there is no guitar in the signal chain and hence cannot influence the profile itself.
When creating a Studio profile, during the initial stage of the process, the Kemper outputs proprietary sounds into the amp you are profiling. So no guitar influence at all. Once the first stage is complete, you can use your guitar to audition the results.
If you hate the results, start over. Try positioning the mic differently. Try putting a mover's blanket over the cab. Move the amp in the room. Replace the mic with a different one. Try two mics with a mixer. You get the idea. Profiling is an art. It takes some time to nail it.
If you think it is close but not quite the sound you are looking for, you can try refining the profile in the refining stage. It does have you playing your guitar to generate the sound the Kemper uses to do the refining stage. So technically speaking, your guitar is getting a tiny amount of influence on the finished product.
However, if you make a profile and refine it twice with different guitars, I doubt you will be able to tell the difference between the two results.
If you want to profile just the sound of a pedal, I have a suggestion. The drawback is that this method requires 2 Kempers; one will host the pedal profile, the other will host the amp profile. If you look here+ in this post, I describe a way to use a single Kemper with a tube amp which replaces the need for a second Kemper.
To make the pedal profile, make a Direct Amp Profile with this chain:
Kemper --> Re-amp box --> Pedal(s)* --> Solid State Preamp** --> Kemper
The re-amp box is in the chain so that the Kemper's output is at the correct level and impedance to be input to the pedal. The solid state preamp will be totally clean by itself, so it will not add or take away from the sound of the pedal. It is in the chain to do the reverse of the re-amp box. It takes the pedal's output and makes it a low impedance, line level output.
*Note that you can use two or more pedals and make a profile of their combined effect.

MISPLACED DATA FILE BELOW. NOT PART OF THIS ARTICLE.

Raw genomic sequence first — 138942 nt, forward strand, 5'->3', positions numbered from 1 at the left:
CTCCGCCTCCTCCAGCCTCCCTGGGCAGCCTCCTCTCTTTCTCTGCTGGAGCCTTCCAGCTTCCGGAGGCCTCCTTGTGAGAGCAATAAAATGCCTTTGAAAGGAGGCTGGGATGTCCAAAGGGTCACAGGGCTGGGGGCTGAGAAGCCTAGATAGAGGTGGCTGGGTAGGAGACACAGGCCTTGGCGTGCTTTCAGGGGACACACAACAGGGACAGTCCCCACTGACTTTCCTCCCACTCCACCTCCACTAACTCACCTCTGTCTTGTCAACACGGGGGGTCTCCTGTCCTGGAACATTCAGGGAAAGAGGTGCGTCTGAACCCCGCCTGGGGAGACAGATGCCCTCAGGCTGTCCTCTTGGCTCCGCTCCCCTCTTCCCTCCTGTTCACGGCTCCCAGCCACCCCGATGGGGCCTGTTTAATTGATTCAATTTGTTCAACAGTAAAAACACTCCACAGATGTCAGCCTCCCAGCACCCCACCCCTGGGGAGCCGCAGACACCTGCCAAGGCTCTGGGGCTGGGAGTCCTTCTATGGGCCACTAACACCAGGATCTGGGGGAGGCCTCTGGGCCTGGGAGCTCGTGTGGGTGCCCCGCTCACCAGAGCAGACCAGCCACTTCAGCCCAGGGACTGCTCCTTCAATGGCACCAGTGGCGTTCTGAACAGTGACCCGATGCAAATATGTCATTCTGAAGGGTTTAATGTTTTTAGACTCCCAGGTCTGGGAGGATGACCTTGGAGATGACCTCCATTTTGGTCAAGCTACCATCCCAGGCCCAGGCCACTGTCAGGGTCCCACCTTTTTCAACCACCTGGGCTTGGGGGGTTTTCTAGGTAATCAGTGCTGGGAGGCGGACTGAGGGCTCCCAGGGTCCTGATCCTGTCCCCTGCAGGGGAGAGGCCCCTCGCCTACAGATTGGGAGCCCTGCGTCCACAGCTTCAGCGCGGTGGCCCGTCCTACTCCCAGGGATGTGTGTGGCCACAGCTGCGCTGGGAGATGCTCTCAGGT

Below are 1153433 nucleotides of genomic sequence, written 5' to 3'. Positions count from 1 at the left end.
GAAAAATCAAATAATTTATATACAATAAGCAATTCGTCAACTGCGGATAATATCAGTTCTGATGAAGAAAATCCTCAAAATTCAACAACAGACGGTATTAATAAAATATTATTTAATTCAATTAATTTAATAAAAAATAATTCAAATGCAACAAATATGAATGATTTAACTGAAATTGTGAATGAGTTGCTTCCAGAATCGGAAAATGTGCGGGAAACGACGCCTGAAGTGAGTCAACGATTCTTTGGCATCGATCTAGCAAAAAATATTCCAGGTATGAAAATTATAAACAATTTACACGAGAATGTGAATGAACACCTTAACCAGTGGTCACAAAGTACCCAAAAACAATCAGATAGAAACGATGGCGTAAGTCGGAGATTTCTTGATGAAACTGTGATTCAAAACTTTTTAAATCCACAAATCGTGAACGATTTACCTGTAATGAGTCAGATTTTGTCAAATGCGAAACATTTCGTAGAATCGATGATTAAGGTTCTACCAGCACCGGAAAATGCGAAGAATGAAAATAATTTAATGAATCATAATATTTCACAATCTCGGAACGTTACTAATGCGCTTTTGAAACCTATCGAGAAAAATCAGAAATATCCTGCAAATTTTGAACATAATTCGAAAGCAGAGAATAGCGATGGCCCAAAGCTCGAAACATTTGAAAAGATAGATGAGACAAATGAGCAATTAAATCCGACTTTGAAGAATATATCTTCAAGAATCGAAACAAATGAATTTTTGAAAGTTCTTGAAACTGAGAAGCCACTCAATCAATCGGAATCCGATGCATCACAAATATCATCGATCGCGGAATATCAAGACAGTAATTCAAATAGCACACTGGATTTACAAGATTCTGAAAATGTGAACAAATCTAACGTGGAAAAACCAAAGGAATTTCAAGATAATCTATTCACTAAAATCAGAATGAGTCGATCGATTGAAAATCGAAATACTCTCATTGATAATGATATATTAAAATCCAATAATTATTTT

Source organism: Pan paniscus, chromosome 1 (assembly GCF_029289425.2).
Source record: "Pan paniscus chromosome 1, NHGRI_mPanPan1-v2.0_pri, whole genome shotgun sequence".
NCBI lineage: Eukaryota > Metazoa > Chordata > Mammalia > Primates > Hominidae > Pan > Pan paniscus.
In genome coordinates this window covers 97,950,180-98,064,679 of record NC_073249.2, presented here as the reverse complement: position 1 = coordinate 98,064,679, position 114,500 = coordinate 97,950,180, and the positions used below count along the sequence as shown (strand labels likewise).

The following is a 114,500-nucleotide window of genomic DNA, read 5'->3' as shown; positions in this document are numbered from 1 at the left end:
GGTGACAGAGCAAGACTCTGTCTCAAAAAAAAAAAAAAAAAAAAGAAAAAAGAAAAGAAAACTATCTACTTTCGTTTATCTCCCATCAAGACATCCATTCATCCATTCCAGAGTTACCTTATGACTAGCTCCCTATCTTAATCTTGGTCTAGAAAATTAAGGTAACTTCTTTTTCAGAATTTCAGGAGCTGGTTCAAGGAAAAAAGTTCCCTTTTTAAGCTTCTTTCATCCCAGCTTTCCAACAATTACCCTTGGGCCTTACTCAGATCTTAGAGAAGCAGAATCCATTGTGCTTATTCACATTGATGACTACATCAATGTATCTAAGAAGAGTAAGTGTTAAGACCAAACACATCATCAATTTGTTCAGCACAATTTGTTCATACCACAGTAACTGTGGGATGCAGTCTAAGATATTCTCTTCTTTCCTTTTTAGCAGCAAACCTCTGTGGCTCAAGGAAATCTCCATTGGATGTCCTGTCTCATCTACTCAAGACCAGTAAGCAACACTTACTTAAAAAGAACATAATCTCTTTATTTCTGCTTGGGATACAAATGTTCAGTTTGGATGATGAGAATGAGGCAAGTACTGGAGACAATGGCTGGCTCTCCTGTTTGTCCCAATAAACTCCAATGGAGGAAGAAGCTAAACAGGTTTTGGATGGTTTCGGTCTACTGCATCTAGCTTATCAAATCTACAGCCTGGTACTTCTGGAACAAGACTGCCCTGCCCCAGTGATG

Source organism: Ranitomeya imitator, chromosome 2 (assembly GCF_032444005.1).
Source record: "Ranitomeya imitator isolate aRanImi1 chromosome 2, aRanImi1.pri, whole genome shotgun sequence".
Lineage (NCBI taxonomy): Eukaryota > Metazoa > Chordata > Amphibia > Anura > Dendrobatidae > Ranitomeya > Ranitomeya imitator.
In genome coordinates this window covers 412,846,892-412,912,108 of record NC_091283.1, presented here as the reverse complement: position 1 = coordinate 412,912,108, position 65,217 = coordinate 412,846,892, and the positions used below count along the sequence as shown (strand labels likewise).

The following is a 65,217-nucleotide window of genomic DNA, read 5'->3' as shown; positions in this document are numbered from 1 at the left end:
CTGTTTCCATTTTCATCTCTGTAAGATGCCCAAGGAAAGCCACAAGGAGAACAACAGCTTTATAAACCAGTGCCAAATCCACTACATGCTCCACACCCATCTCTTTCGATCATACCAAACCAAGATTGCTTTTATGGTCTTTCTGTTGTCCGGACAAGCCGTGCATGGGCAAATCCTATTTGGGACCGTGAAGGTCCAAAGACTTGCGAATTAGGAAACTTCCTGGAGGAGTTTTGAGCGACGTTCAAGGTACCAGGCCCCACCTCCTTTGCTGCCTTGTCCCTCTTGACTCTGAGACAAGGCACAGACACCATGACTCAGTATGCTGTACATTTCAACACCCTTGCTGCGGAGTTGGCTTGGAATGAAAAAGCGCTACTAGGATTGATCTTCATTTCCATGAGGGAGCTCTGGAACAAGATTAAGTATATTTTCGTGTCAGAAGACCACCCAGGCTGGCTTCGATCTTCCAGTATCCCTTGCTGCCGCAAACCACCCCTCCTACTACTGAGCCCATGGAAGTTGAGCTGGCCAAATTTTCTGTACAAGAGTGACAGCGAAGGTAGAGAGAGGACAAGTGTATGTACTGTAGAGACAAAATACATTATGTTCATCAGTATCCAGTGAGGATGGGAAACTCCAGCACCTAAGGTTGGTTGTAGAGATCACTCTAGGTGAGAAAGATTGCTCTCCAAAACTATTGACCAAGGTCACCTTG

** Use any decent home stereo receiver or preamp that has line level outputs. If your receiver only has -10dBv output, you can use a clean mixer to convert the signal to +4 dBu. Most mixers will have RCA -10dBv inputs so you won't even need cable adapters.
Once the pedal profile is made, you have some patching options.
1. You can connect the two Kempers in series. It is your option as to which order you want the profiles. For example pedal --> tone stack or tone stack --> pedal.
2. Connect Kemper #2 in the X slot of Kemper #1. Host the pedal profile with Kemper #2.
It isn't clear to me whether the X slot can be set up before the tone stack with the latest release. If it can, you have another option to consider with this connection method. Do you place the X slot in front of or after the tone stack?
There is something else to consider. Using a fuzz, distortion, or boost pedal alters the gain staging and tonal character which determines the overall sound.
A lot of manufacturers design their pedals to emulate the gain staging and tonal character of classic amps. My Weehbo Plexface is a great example. Much of the characteristics of a specific tube amp's sound comes from the preamp section.
So why not make a profile of a preamp instead of a pedal? Then use the two Kempers to create this chain:
Preamp Profile --> Tube amp profile.
In effect, the preamp profile replaces the pedal profile. Note that routing a preamp into a preamp is the same thing as the classic Marshall Plexi and Fender Bassman amps with channel jumping.
+ There is no reason that you can't use a single Kemper with a DAP of a preamp or a pedal with a real tube amp. This has some significant advantages over a pedalboard.
I have a Voodoo Labs GCX and an RJM Mastermind GT. I place my Kemper in a loop on the GCX and patch the GCX so that the Kemper's output can go to two different destinations.
The destinations place the Kemper either in front of my amp or in the amp's serial effects loop. I can switch destinations instantly with the MMGT.
Effectively (pardon the pun), the Kemper becomes my pedalboard.
I can use the Kemper's built in time based effects by themselves in the amp's effects loop.
Or I can place a pedal or preamp profile in front of the amp by connecting the Kemper to the front of my tube amp. My setup is just like the classic one where pedals do the distortion, fuzz, etc. and the tube amp channel is clean.
At this point, I have not figured out a way to use both types of effects (distortion in front, time based in the amp's effects loop) at the same time. Of course, that would be ultra tasty.